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days, and even weeks, might pass without its being able to transact any business whatever, and particularly when a majority is required to form a quorum. In one instance more than two months elapsed without a quorum being present in the Old Congress, and once Rhode Island broke the quorum by recalling her delegates, in order to defeat legislation to which she was opposed.

317. A Call of the House. Whether a quorum is present in the House of Representatives, at any time, is ascertained either by calling the roll or by the Speaker's count. If a quorum is wanting, nothing can be done but to adjourn, or to proceed to a call of the house. In the latter case, the doors of the chamber are closed, the names of absent members are called over, and the Sergeant-at-arms is furnished with a list of all absentees for whom reasonable excuses are not made. Then the Sergeant-at-arms sends messengers, with warrants signed by the Speaker and Clerk, to arrest and bring to the House the members whose names are on the list. This is taking them into custody, from which they must be regularly discharged before they can take their seats. On the appearance of a quorum, all further proceedings under the call of the House are commonly dispensed with, and business goes on as before.

In the Senate the procedure is less complicated; if it appears on the call of the roll for such purpose that there is no quorum, a majority of the Senators present may direct the Sergeant-at-arms to request, and when necessary to compel, the attendance of the absent Senators. In the interval, no business is in order except to adjourn.

Section 5, Clause 2.-Each House may determine the rules of its proceedings, punish its members for disorderly behavior, and, with the concurrence of two-thirds, expel a member,

318. Power to Make Rules, Etc.-That each House should have the power to make its own rules, is obvious. The Senate rules continue in force until changed; but each * House of Representatives, since it is a new body, makes its own rules. It is usual for a House at first to adopt the rules of the last one, in part or whole, until others are adopted. Experience has shown what rules are needed, and the House rules change but slowly. Until the House adopts rules, business proceeds under the common parliamentary law. Each House has its own committee on rules.

All rules of proceeding in deliberative bodies in English-speaking countries are based on the Law of Parliament. This Law consists of the customs, precedents, and rules that govern the transaction of business in Parliament, and is the growth of centuries. Many of these rules are inapplicable in the American Congress, while other rules are required. Moreover, owing to the different constitution of the Senate and the House, the difference in the size of the two bodies, and their partially different duties, they require different, rules of proceeding. Speeches in the Senate are not limited in length by any rule, but in the House they cannot exceed an hour without special permission. The House rules authorize the previous question (or closure), whereby debate can be terminated and a vote on the main question be brought on; but this motion the Sevate rules do not permit.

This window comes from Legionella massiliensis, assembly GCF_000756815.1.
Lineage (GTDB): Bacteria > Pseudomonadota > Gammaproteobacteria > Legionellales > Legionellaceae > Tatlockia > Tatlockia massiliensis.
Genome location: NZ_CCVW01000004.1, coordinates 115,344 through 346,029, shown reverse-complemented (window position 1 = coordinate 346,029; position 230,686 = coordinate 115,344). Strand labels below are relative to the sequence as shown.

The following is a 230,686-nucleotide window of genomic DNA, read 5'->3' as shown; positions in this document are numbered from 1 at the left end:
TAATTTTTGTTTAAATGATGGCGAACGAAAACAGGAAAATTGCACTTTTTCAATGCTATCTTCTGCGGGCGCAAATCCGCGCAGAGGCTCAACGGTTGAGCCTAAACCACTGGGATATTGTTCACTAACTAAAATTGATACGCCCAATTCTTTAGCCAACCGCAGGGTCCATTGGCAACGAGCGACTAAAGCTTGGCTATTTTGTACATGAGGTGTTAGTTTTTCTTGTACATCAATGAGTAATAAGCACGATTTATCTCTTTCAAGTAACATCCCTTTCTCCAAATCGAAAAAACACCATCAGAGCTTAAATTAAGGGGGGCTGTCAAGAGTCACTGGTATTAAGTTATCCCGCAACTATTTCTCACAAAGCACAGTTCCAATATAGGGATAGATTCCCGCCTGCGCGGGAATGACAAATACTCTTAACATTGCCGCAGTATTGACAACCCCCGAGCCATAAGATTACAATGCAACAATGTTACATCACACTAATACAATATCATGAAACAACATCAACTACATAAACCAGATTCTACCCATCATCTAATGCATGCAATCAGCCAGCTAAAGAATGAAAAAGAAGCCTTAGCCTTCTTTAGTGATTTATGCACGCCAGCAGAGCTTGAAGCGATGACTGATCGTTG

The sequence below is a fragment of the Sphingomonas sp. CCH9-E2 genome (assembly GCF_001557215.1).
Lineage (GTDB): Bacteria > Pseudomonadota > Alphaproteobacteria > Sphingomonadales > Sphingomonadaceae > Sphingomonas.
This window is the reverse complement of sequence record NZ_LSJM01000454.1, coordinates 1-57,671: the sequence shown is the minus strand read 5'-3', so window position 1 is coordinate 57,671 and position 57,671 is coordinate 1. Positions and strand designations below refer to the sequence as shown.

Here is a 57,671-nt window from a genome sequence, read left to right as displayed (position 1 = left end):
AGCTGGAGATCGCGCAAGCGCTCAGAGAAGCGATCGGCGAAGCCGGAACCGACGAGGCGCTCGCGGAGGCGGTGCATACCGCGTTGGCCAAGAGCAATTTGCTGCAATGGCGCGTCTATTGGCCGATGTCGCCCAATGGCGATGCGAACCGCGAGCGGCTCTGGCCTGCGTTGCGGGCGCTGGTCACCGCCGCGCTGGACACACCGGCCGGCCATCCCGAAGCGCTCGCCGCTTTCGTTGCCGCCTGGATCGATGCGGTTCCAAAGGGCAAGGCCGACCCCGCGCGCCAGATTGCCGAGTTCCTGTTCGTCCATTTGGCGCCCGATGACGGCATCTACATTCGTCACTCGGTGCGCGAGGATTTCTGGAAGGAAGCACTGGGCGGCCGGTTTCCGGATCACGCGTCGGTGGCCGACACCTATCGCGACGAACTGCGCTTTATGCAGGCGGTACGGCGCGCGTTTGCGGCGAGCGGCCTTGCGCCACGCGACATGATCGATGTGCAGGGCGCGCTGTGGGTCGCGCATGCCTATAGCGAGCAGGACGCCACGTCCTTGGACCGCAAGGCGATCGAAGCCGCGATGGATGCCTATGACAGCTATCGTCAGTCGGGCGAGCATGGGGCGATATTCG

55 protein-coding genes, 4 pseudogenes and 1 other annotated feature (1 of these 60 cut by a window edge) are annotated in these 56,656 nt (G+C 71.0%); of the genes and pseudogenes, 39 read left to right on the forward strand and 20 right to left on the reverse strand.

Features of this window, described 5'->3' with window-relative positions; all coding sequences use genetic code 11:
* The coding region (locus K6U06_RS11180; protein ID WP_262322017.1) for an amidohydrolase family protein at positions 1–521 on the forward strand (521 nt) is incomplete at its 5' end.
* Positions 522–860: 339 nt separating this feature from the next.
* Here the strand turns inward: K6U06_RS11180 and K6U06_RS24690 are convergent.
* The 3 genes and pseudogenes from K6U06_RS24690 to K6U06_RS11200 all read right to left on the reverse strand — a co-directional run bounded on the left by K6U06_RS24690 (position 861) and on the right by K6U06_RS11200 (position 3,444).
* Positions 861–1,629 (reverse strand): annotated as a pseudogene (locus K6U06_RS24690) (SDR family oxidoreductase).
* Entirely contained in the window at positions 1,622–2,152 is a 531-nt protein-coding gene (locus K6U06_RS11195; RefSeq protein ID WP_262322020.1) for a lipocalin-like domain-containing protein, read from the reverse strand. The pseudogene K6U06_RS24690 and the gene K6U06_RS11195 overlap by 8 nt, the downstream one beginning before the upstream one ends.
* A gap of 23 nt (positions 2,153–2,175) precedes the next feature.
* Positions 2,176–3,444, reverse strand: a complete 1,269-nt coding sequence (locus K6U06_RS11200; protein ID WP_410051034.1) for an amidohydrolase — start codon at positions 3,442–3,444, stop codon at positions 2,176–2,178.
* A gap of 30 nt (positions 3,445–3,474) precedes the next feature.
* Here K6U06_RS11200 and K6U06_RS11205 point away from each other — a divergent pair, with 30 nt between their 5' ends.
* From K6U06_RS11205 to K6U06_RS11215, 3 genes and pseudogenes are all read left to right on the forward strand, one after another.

319. Punishment and Expulsion.-Senators and Representatives are punished or expelled for conduct unbecoming their official character. For example, Jesse D. Bright, Senator from Indiana, was expelled from the Senate, in 1863, for having, in a private letter, afterwards published, expressed sympathy with the Rebellion. The House has exercised also its power to punish and expel in repeated cases, and in 1842 it reprimanded Joshua R. Giddings, of Ohio, for introducing certain resolutions in respect to slavery. While the power of expulsion is very properly conferred upon the Houses, the rule requiring a two-thirds vote for that purpose is obviously a wise one.

Section 5, Clause 3.-Each House shall keep a Journal of its proceedings, and from time to time publish the same, excepting such parts as may in their judgment require secrecy; and the yeas and nays of the members of either House on any question shall, at the desire of one-fifth of those present, be entered on the Journal.

320. Modes of Voting.–The House of Representatives votes in several different ways. The most common way is viva voce, the presiding officer deciding the vote by the sound. If he is in doubt, he asks the members to rise while he counts them. If his decision is questioned, he appoints two tellers, or "counters," who count members as they pass between the tellers, and announce to him, and he to the House, the result. This is called a division.

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When the vote is by yeas and nays, the Clerk calls the roll, and records after each man's name yea, nay,

absent' or “not voting." The object of entering the yeas and nays upon the Journal is to inform the public how their representatives vote on questions. As the expression is, “it puts a man on the record,” which the other methods of voting do not do.